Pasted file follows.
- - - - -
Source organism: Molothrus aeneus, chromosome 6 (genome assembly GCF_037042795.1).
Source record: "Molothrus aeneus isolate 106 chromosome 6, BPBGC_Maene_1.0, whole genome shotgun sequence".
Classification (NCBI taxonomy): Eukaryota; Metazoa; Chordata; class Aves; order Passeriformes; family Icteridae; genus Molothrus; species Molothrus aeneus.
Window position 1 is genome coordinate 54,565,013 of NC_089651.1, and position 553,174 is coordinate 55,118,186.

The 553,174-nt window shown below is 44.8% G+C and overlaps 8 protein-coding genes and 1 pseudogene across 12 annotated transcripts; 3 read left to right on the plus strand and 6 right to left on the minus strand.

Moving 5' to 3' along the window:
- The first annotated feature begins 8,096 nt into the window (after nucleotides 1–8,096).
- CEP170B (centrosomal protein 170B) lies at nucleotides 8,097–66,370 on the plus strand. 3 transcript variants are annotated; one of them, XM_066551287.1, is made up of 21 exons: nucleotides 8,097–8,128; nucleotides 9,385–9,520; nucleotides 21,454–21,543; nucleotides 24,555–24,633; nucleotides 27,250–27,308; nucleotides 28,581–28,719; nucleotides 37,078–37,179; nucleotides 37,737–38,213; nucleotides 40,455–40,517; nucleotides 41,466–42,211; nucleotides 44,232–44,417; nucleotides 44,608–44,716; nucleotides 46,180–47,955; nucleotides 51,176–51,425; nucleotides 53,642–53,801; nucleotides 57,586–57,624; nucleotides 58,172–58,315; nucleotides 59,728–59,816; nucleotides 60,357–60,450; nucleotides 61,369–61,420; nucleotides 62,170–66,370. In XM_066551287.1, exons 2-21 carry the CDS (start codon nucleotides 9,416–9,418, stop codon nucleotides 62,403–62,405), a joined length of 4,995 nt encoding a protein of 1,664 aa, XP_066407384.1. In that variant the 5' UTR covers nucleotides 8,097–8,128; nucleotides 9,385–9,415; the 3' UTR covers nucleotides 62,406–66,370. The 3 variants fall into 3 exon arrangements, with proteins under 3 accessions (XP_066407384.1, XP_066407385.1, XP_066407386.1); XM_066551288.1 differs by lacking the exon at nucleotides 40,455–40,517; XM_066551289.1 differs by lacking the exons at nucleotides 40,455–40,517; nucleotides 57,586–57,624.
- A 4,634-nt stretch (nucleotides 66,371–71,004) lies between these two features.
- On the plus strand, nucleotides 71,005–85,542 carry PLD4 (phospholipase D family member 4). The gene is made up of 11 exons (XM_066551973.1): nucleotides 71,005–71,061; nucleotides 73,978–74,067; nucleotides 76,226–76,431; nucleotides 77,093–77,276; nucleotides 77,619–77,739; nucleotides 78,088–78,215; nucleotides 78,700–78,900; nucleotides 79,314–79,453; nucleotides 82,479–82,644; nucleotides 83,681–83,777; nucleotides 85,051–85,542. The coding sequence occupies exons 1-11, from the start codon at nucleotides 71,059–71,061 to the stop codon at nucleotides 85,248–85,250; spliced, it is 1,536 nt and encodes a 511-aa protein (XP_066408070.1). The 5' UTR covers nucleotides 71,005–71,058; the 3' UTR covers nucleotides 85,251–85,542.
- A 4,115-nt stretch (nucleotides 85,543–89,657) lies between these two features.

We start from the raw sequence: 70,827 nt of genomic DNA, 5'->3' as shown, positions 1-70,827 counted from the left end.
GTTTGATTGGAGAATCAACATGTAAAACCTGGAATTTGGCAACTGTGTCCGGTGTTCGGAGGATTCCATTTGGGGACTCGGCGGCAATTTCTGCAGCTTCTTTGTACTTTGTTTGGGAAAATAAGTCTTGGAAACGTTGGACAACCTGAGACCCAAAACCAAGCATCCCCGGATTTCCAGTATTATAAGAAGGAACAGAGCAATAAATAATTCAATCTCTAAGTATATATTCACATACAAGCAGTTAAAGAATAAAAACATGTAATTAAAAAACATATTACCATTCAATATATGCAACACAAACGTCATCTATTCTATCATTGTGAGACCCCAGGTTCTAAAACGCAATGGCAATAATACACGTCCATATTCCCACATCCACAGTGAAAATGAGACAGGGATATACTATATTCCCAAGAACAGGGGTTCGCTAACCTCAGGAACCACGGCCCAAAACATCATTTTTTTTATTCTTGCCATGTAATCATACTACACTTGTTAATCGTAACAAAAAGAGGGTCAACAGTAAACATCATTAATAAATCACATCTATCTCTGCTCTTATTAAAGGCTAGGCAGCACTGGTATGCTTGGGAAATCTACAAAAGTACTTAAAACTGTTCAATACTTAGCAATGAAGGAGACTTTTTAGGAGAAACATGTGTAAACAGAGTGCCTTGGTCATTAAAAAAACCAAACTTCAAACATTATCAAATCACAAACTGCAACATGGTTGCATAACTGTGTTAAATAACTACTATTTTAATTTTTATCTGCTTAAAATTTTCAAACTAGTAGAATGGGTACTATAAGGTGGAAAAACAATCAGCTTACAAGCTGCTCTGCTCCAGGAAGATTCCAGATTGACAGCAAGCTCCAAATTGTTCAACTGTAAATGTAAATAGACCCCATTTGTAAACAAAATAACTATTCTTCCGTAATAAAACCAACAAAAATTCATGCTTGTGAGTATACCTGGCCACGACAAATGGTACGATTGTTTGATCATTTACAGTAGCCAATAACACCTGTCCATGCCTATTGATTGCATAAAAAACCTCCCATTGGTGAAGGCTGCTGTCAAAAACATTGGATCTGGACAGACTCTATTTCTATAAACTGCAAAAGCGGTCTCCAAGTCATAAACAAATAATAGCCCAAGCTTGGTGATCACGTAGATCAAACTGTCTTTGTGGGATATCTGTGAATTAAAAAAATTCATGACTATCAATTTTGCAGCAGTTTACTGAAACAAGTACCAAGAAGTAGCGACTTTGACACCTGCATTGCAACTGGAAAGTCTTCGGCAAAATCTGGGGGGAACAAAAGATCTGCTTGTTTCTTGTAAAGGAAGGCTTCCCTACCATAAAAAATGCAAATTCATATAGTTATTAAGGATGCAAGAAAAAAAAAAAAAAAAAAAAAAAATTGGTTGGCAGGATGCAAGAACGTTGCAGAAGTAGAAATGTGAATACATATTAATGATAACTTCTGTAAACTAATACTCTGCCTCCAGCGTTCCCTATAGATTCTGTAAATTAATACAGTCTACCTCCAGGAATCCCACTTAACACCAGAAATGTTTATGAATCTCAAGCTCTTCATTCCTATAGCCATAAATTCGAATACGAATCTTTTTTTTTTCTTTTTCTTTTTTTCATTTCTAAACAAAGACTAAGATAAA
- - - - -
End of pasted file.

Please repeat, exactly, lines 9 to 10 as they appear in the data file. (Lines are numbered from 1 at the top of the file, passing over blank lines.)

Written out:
- A 4,634-nt stretch (nucleotides 66,371–71,004) lies between these two features.
- On the plus strand, nucleotides 71,005–85,542 carry PLD4 (phospholipase D family member 4). The gene is made up of 11 exons (XM_066551973.1): nucleotides 71,005–71,061; nucleotides 73,978–74,067; nucleotides 76,226–76,431; nucleotides 77,093–77,276; nucleotides 77,619–77,739; nucleotides 78,088–78,215; nucleotides 78,700–78,900; nucleotides 79,314–79,453; nucleotides 82,479–82,644; nucleotides 83,681–83,777; nucleotides 85,051–85,542. The coding sequence occupies exons 1-11, from the start codon at nucleotides 71,059–71,061 to the stop codon at nucleotides 85,248–85,250; spliced, it is 1,536 nt and encodes a 511-aa protein (XP_066408070.1). The 5' UTR covers nucleotides 71,005–71,058; the 3' UTR covers nucleotides 85,251–85,542.